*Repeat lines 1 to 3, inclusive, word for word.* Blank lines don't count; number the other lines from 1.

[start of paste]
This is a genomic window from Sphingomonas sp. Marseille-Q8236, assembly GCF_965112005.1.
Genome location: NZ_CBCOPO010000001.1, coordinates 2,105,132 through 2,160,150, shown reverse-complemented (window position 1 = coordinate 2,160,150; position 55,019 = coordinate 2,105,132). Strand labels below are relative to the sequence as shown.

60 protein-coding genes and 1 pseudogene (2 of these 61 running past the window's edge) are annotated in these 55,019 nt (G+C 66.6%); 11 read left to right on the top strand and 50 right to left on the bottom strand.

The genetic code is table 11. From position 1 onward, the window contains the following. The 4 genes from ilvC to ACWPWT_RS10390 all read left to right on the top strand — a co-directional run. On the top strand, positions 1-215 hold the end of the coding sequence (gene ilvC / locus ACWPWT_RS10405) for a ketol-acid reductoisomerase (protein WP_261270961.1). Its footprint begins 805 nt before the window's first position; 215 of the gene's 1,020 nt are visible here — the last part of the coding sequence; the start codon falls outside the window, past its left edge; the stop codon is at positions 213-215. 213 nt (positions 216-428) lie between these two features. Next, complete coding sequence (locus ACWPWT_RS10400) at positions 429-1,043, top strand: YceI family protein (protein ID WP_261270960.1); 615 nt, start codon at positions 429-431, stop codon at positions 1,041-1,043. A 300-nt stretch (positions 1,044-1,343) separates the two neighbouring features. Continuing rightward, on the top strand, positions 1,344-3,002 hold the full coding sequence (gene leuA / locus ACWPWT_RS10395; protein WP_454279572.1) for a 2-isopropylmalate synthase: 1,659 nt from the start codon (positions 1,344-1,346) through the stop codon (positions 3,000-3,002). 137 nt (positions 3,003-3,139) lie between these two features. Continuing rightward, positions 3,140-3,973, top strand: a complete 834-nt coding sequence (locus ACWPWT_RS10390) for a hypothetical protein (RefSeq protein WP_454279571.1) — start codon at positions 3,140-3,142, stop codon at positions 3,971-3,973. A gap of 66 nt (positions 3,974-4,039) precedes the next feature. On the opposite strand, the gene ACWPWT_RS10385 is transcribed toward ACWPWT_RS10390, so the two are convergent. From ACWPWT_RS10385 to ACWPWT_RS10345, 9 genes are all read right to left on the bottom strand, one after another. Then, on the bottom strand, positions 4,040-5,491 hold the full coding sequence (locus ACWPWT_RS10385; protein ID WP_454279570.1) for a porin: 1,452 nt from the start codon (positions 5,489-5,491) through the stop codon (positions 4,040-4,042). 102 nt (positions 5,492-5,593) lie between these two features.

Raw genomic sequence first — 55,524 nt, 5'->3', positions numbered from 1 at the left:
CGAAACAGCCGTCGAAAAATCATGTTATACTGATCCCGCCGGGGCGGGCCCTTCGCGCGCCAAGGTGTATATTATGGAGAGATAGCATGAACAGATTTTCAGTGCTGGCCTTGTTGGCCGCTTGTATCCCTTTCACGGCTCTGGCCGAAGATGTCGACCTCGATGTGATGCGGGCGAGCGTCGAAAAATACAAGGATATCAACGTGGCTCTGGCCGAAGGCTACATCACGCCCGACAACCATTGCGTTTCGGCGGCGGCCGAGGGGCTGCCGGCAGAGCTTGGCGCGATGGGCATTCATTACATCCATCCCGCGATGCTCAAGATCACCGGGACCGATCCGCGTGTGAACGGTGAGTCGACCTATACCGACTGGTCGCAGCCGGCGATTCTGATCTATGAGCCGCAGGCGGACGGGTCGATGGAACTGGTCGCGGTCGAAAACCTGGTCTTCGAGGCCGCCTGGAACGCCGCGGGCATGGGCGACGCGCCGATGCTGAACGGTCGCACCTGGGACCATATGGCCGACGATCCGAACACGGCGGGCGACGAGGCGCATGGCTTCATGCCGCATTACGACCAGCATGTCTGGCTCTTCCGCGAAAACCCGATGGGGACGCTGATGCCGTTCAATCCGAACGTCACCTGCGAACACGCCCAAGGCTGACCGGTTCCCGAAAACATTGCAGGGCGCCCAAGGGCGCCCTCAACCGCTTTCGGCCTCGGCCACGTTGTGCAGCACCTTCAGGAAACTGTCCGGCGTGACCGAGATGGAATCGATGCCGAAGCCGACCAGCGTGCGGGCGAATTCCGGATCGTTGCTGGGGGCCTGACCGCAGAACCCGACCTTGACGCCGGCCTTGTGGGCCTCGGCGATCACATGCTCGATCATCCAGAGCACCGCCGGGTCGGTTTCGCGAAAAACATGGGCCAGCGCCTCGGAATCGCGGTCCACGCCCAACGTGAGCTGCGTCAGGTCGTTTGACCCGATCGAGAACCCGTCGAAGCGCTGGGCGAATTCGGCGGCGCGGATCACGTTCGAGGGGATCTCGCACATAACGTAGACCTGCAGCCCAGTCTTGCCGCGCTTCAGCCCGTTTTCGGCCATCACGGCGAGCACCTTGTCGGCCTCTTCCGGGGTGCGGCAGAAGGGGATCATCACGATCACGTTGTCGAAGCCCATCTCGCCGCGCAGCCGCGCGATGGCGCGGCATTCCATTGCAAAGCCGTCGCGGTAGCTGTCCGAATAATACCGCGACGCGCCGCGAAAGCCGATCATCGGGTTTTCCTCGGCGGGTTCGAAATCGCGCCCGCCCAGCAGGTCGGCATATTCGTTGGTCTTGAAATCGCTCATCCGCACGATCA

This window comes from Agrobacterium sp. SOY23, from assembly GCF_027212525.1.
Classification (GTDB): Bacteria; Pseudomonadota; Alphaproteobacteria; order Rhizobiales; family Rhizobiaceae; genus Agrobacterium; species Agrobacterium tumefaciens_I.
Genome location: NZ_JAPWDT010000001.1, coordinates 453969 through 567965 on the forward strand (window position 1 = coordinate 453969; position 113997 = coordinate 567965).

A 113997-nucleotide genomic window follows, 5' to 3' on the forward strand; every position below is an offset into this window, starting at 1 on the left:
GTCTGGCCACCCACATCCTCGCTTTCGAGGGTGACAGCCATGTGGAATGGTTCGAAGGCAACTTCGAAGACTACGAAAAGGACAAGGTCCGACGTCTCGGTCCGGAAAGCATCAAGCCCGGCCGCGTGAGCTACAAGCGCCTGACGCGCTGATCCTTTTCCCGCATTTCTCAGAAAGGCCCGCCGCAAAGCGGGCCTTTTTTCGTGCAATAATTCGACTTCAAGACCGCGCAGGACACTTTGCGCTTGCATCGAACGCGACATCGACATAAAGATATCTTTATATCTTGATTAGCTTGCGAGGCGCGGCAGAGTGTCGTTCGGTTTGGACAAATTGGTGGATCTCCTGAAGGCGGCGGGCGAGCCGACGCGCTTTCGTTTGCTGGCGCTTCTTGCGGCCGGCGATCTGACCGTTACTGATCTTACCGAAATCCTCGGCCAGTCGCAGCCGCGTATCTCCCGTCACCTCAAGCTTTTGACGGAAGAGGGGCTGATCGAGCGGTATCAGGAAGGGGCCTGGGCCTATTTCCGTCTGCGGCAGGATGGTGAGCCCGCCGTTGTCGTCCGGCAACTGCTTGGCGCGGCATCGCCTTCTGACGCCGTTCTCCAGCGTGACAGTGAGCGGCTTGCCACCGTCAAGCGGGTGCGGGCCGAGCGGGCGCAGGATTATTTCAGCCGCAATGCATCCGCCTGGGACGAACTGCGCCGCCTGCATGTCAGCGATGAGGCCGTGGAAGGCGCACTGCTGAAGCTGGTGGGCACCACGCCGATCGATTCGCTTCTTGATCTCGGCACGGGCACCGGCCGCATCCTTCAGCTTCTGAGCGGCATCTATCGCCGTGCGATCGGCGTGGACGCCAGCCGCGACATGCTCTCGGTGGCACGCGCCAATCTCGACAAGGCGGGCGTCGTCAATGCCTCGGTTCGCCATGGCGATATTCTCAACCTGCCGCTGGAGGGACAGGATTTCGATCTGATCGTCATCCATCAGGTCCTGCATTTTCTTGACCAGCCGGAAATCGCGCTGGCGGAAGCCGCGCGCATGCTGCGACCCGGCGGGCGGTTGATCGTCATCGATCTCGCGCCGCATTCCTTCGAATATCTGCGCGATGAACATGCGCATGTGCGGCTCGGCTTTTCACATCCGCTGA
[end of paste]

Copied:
This is a genomic window from Sphingomonas sp. Marseille-Q8236, assembly GCF_965112005.1.
Genome location: NZ_CBCOPO010000001.1, coordinates 2,105,132 through 2,160,150, shown reverse-complemented (window position 1 = coordinate 2,160,150; position 55,019 = coordinate 2,105,132). Strand labels below are relative to the sequence as shown.

60 protein-coding genes and 1 pseudogene (2 of these 61 running past the window's edge) are annotated in these 55,019 nt (G+C 66.6%); 11 read left to right on the top strand and 50 right to left on the bottom strand.